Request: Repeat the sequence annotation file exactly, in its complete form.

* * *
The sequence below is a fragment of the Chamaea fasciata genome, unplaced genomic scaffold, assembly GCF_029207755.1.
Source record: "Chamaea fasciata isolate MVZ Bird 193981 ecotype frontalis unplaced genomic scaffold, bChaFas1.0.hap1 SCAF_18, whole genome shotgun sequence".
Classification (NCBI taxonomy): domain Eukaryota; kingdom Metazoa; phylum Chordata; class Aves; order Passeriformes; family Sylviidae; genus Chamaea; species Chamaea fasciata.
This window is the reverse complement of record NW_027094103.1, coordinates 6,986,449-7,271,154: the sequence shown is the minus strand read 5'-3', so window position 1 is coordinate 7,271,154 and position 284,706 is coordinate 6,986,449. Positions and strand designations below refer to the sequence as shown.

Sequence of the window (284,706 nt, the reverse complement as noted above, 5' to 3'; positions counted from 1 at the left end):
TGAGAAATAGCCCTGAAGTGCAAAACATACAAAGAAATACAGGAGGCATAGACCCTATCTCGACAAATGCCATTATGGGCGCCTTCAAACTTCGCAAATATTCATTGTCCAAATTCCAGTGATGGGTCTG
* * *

The sequence below is a fragment of the Chamaea fasciata genome, unplaced genomic scaffold, assembly GCF_029207755.1.
Source record: "Chamaea fasciata isolate MVZ Bird 193981 ecotype frontalis unplaced genomic scaffold, bChaFas1.0.hap1 SCAF_18, whole genome shotgun sequence".
Classification (NCBI taxonomy): domain Eukaryota; kingdom Metazoa; phylum Chordata; class Aves; order Passeriformes; family Sylviidae; genus Chamaea; species Chamaea fasciata.
This window is the reverse complement of record NW_027094103.1, coordinates 6,986,449-7,271,154: the sequence shown is the minus strand read 5'-3', so window position 1 is coordinate 7,271,154 and position 284,706 is coordinate 6,986,449. Positions and strand designations below refer to the sequence as shown.

Sequence of the window (284,706 nt, the reverse complement as noted above, 5' to 3'; positions counted from 1 at the left end):
TGAGAAATAGCCCTGAAGTGCAAAACATACAAAGAAATACAGGAGGCATAGACCCTATCTCGACAAATGCCATTATGGGCGCCTTCAAACTTCGCAAATATTCATTGTCCAAATTCCAGTGATGGGTCTG